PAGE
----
Dozens of people were released from the Spokane County Jail and the Geiger Corrections Center on Monday following an emergency order from Spokane Municipal Court that aims to alleviate crowding and prevent the spread of the new coronavirus among inmates.
Presiding Judge Matthew Antush signed the order after officials from Spokane County Detention Services urged local judges, police and prosecutors to “consider all mechanisms” for reducing the jail population during the pandemic.
Antush cited “the significant number of projected cases of COVID-19 likely to occur in the city of Spokane and the severity of risk posed to the public, court personnel and litigants.”
The order suspended many Municipal Court operations and resulted in the release of some prisoners who were awaiting trial and some who were serving sentences for misdemeanor crimes.
County spokesman Jared Webley said 48 people jailed for “low-level” offenses were released as a result of the order on Monday.
Municipal Court Administrator Howard Delaney said the city prosecutor’s office reviewed a list of people jailed on city charges and decided who should be released in collaboration with judges.
Prosecutors and judges determined those who were released posed “no material risk to the community,” Delaney said.
“The way you’ve got to look at it is: Is committing a misdemeanor worth getting a sentence of the COVID virus?” Delaney said.
Municipal Court Judge Tracy Staab said officials prioritized “nuisance” cases for release, citing trespassing charges as an example. Cases involving domestic violence and driving under the influence are taken more seriously, she said.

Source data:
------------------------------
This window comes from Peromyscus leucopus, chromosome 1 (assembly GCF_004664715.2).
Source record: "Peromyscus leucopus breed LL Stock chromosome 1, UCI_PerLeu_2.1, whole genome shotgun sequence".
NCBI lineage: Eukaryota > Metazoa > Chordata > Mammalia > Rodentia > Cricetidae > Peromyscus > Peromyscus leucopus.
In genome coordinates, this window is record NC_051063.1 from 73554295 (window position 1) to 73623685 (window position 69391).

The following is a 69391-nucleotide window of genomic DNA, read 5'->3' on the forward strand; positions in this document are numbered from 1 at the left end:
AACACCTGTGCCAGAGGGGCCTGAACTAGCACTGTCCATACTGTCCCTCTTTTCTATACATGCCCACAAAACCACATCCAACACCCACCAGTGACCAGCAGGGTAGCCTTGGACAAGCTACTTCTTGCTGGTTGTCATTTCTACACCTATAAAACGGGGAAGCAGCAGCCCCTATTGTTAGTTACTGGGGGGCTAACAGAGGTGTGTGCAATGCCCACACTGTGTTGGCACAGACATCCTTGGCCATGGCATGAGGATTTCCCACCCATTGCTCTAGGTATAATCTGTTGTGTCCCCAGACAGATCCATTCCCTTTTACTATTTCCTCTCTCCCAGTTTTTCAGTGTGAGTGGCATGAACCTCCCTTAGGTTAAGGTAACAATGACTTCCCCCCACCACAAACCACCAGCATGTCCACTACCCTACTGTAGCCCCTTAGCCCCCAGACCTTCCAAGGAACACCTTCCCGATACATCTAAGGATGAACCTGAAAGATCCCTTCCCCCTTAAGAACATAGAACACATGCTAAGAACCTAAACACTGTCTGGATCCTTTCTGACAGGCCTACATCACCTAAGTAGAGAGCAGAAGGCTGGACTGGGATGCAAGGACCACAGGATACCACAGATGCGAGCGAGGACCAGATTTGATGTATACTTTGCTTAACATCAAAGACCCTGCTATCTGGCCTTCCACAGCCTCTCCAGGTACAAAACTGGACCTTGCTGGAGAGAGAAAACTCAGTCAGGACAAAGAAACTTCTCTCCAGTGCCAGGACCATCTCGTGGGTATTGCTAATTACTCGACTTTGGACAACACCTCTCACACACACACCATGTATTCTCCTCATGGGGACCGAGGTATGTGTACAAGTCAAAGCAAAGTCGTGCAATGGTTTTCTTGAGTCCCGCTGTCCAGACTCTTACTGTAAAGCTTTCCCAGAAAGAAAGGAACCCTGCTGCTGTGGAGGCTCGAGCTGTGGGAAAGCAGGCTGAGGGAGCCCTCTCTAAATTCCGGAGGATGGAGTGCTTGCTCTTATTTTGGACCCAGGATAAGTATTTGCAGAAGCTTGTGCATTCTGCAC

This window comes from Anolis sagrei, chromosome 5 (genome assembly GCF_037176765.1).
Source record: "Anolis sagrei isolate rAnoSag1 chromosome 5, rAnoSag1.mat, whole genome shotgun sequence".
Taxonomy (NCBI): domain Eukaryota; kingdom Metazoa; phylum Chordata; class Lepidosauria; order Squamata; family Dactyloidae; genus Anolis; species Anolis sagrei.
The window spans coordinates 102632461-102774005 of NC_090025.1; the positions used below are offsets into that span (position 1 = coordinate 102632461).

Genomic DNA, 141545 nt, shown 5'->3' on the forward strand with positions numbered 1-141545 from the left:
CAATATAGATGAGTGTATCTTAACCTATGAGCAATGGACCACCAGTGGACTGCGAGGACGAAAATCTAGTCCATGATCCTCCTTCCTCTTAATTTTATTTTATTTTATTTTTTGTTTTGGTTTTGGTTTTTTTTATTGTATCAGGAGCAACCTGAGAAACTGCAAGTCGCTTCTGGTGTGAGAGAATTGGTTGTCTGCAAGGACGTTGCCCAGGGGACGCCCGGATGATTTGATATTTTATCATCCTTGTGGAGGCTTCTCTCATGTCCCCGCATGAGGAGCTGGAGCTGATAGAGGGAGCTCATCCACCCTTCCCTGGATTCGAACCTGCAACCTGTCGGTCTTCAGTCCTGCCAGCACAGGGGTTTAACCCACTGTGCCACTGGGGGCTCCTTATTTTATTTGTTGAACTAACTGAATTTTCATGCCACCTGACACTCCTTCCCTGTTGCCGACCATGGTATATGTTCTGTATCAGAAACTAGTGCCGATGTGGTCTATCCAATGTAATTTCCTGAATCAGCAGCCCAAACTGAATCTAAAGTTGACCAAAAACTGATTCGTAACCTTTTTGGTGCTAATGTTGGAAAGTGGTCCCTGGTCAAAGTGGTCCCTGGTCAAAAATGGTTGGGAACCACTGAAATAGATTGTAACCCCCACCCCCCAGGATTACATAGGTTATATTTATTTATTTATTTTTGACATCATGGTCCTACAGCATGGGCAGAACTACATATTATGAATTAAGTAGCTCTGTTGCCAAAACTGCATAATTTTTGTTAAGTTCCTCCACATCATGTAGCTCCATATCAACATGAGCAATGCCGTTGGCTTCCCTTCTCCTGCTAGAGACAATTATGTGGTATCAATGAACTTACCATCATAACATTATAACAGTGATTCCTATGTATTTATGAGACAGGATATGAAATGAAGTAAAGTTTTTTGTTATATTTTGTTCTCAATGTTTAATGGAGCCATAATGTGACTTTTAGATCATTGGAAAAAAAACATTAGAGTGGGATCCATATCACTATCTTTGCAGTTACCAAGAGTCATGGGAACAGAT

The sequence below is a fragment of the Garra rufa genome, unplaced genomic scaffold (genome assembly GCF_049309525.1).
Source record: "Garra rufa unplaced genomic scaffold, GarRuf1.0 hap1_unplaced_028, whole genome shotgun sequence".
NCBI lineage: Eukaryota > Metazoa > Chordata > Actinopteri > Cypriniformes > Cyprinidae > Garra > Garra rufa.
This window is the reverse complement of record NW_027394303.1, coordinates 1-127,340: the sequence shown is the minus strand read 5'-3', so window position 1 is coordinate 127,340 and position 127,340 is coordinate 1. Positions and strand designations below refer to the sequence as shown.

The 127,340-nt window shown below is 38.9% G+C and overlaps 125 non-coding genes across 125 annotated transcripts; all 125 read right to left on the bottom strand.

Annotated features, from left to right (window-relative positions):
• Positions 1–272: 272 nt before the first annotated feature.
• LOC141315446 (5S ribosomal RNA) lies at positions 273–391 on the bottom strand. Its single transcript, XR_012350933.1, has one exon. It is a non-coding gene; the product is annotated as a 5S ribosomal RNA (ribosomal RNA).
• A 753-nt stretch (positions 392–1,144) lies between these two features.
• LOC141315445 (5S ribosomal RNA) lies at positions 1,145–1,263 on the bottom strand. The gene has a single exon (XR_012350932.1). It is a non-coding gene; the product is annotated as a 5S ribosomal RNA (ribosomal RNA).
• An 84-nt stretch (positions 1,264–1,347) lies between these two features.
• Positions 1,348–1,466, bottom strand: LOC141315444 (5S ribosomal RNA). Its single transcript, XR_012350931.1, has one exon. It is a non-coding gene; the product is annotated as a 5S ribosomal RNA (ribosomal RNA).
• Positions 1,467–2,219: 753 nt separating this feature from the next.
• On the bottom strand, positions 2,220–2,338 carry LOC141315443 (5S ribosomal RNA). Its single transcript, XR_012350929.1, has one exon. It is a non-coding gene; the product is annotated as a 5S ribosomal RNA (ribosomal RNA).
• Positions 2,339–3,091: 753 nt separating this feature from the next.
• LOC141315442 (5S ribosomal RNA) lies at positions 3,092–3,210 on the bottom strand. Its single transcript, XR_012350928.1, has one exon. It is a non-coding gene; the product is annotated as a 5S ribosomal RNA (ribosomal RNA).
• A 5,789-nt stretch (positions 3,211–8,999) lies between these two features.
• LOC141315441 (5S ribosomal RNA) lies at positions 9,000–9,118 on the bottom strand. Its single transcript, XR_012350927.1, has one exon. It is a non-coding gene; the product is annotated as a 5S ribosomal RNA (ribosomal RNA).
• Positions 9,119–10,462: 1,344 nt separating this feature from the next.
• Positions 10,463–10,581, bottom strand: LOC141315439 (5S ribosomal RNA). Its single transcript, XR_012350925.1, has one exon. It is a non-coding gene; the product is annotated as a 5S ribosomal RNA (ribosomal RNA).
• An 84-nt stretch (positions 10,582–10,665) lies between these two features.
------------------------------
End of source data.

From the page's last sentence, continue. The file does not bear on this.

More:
Staab said those who were serving sentences were essentially furloughed and will be expected to complete their jail stays when concerns about COVID-19 transmission subside.
The 48 people who were released represent a small but significant percentage of Spokane County’s jail population, which has hovered between 900 and 1,000 in recent years. Calls to reduce the jail population have been amplified recently amid concerns that correctional facilities will become hot spots for coronavirus transmission.
“People in jail are unable to distance themselves from others and take other necessary preventative measures,” the nonprofit Bail Project said in a recent letter to city and county leaders. “The risk of spreading infection is especially severe in light of the Spokane County Jail’s chronic overcrowding. This threatens everyone incarcerated in a jail, along with their loved ones, jail staff and the state’s public health infrastructure at large.”
In a memo to employees on Monday, Mike Sparber, the director of Spokane County Detention Services, announced that friends and relatives would be barred from visiting inmates. Educational and therapeutic programs also are suspended, as is the inmate work crew.
“We are currently evaluating the jail population in an effort to reduce capacity and minimize risk,” Sparber said.
Spokane Municipal Court and Spokane County District Court primarily handle civil infractions, misdemeanors and gross misdemeanors, while Spokane County Superior Court handles most felony cases.
The Washington Supreme Court on March 4 granted lower courts across the state extraordinary powers in light of the COVID-19 pandemic.
The high court’s order states: “The presiding judges of the Washington courts are authorized to adopt, modify and suspend court rules and orders, and to take further actions concerning court operations, as warranted to address the current health emergency.”
The three courts in Spokane each signed emergency orders on Monday, postponing trials and requiring that many hearings take place by phone or video conferencing. But only Municipal Court ordered that certain people be released from jail.
It wasn’t immediately clear if District Court or Superior Court defendants would be released due to the pandemic. Spokane County Prosecutor Larry Haskell didn’t respond to messages seeking comment Tuesday evening.
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